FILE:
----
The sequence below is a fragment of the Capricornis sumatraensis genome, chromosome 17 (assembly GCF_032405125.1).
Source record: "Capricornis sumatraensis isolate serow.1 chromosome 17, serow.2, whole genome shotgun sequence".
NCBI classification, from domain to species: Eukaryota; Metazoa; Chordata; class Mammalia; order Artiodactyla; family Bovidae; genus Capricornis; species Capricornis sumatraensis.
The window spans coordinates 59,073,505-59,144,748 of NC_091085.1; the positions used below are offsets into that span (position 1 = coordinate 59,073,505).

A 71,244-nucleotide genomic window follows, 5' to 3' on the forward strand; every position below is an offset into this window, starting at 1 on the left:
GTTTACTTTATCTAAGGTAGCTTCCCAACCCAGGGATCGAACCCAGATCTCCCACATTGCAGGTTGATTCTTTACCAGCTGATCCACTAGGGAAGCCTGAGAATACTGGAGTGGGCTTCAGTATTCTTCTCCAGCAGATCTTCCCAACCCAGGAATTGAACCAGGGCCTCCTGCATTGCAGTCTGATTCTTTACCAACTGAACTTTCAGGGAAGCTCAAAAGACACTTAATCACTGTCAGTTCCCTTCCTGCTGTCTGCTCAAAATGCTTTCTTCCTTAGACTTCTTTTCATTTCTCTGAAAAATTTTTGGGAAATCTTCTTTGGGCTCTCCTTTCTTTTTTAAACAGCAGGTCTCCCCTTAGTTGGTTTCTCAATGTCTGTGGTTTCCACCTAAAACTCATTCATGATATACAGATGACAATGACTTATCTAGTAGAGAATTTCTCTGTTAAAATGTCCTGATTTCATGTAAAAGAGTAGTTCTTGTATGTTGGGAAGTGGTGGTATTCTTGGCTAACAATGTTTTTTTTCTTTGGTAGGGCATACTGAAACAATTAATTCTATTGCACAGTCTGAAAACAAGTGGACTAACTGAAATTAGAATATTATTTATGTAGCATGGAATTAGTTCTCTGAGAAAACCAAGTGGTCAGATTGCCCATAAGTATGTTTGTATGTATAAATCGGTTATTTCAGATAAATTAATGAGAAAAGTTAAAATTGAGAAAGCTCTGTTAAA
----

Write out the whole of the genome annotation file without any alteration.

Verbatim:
The sequence below is a fragment of the Capricornis sumatraensis genome, chromosome 17 (assembly GCF_032405125.1).
Source record: "Capricornis sumatraensis isolate serow.1 chromosome 17, serow.2, whole genome shotgun sequence".
NCBI classification, from domain to species: Eukaryota; Metazoa; Chordata; class Mammalia; order Artiodactyla; family Bovidae; genus Capricornis; species Capricornis sumatraensis.
The window spans coordinates 59,073,505-59,144,748 of NC_091085.1; the positions used below are offsets into that span (position 1 = coordinate 59,073,505).

A 71,244-nucleotide genomic window follows, 5' to 3' on the forward strand; every position below is an offset into this window, starting at 1 on the left:
GTTTACTTTATCTAAGGTAGCTTCCCAACCCAGGGATCGAACCCAGATCTCCCACATTGCAGGTTGATTCTTTACCAGCTGATCCACTAGGGAAGCCTGAGAATACTGGAGTGGGCTTCAGTATTCTTCTCCAGCAGATCTTCCCAACCCAGGAATTGAACCAGGGCCTCCTGCATTGCAGTCTGATTCTTTACCAACTGAACTTTCAGGGAAGCTCAAAAGACACTTAATCACTGTCAGTTCCCTTCCTGCTGTCTGCTCAAAATGCTTTCTTCCTTAGACTTCTTTTCATTTCTCTGAAAAATTTTTGGGAAATCTTCTTTGGGCTCTCCTTTCTTTTTTAAACAGCAGGTCTCCCCTTAGTTGGTTTCTCAATGTCTGTGGTTTCCACCTAAAACTCATTCATGATATACAGATGACAATGACTTATCTAGTAGAGAATTTCTCTGTTAAAATGTCCTGATTTCATGTAAAAGAGTAGTTCTTGTATGTTGGGAAGTGGTGGTATTCTTGGCTAACAATGTTTTTTTTCTTTGGTAGGGCATACTGAAACAATTAATTCTATTGCACAGTCTGAAAACAAGTGGACTAACTGAAATTAGAATATTATTTATGTAGCATGGAATTAGTTCTCTGAGAAAACCAAGTGGTCAGATTGCCCATAAGTATGTTTGTATGTATAAATCGGTTATTTCAGATAAATTAATGAGAAAAGTTAAAATTGAGAAAGCTCTGTTAAA